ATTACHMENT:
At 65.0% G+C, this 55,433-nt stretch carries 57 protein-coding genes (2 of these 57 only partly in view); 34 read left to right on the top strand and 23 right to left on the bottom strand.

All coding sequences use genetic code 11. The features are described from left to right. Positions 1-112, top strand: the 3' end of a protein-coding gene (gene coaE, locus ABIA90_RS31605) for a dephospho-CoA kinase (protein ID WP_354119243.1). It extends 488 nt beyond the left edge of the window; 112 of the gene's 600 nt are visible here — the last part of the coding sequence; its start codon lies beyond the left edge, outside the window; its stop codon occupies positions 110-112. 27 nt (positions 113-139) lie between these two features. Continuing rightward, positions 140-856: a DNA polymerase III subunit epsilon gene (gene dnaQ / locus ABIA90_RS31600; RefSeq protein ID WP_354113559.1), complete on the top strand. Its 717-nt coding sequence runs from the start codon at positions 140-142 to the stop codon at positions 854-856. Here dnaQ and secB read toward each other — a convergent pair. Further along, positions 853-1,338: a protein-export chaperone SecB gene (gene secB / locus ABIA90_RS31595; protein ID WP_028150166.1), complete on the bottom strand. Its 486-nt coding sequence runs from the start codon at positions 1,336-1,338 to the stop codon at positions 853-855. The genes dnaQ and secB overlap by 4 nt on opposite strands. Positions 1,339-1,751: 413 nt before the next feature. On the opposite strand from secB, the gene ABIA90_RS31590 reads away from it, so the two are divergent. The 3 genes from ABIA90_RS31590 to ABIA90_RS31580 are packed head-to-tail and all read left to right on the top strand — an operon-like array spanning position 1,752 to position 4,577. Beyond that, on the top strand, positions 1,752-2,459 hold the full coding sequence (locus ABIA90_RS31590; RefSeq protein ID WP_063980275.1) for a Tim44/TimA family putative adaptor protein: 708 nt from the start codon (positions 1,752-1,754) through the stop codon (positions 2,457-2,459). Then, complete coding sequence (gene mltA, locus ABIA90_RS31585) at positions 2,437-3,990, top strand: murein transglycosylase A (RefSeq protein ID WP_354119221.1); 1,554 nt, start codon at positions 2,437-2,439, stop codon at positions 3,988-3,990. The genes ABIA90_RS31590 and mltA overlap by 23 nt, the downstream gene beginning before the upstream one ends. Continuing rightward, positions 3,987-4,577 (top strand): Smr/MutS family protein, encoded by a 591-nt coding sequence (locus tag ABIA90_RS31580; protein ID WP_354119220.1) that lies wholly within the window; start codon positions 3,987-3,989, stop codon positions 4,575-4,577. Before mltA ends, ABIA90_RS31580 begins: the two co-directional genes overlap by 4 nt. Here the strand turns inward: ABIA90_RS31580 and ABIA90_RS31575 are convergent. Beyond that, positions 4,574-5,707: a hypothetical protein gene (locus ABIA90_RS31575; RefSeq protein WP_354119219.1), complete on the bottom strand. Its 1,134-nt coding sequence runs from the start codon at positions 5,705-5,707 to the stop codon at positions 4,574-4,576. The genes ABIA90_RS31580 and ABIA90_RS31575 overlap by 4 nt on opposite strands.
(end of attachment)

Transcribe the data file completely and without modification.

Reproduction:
At 65.0% G+C, this 55,433-nt stretch carries 57 protein-coding genes (2 of these 57 only partly in view); 34 read left to right on the top strand and 23 right to left on the bottom strand.

All coding sequences use genetic code 11. The features are described from left to right. Positions 1-112, top strand: the 3' end of a protein-coding gene (gene coaE, locus ABIA90_RS31605) for a dephospho-CoA kinase (protein ID WP_354119243.1). It extends 488 nt beyond the left edge of the window; 112 of the gene's 600 nt are visible here — the last part of the coding sequence; its start codon lies beyond the left edge, outside the window; its stop codon occupies positions 110-112. 27 nt (positions 113-139) lie between these two features. Continuing rightward, positions 140-856: a DNA polymerase III subunit epsilon gene (gene dnaQ / locus ABIA90_RS31600; RefSeq protein ID WP_354113559.1), complete on the top strand. Its 717-nt coding sequence runs from the start codon at positions 140-142 to the stop codon at positions 854-856. Here dnaQ and secB read toward each other — a convergent pair. Further along, positions 853-1,338: a protein-export chaperone SecB gene (gene secB / locus ABIA90_RS31595; protein ID WP_028150166.1), complete on the bottom strand. Its 486-nt coding sequence runs from the start codon at positions 1,336-1,338 to the stop codon at positions 853-855. The genes dnaQ and secB overlap by 4 nt on opposite strands. Positions 1,339-1,751: 413 nt before the next feature. On the opposite strand from secB, the gene ABIA90_RS31590 reads away from it, so the two are divergent. The 3 genes from ABIA90_RS31590 to ABIA90_RS31580 are packed head-to-tail and all read left to right on the top strand — an operon-like array spanning position 1,752 to position 4,577. Beyond that, on the top strand, positions 1,752-2,459 hold the full coding sequence (locus ABIA90_RS31590; RefSeq protein ID WP_063980275.1) for a Tim44/TimA family putative adaptor protein: 708 nt from the start codon (positions 1,752-1,754) through the stop codon (positions 2,457-2,459). Then, complete coding sequence (gene mltA, locus ABIA90_RS31585) at positions 2,437-3,990, top strand: murein transglycosylase A (RefSeq protein ID WP_354119221.1); 1,554 nt, start codon at positions 2,437-2,439, stop codon at positions 3,988-3,990. The genes ABIA90_RS31590 and mltA overlap by 23 nt, the downstream gene beginning before the upstream one ends. Continuing rightward, positions 3,987-4,577 (top strand): Smr/MutS family protein, encoded by a 591-nt coding sequence (locus tag ABIA90_RS31580; protein ID WP_354119220.1) that lies wholly within the window; start codon positions 3,987-3,989, stop codon positions 4,575-4,577. Before mltA ends, ABIA90_RS31580 begins: the two co-directional genes overlap by 4 nt. Here the strand turns inward: ABIA90_RS31580 and ABIA90_RS31575 are convergent. Beyond that, positions 4,574-5,707: a hypothetical protein gene (locus ABIA90_RS31575; RefSeq protein WP_354119219.1), complete on the bottom strand. Its 1,134-nt coding sequence runs from the start codon at positions 5,705-5,707 to the stop codon at positions 4,574-4,576. The genes ABIA90_RS31580 and ABIA90_RS31575 overlap by 4 nt on opposite strands.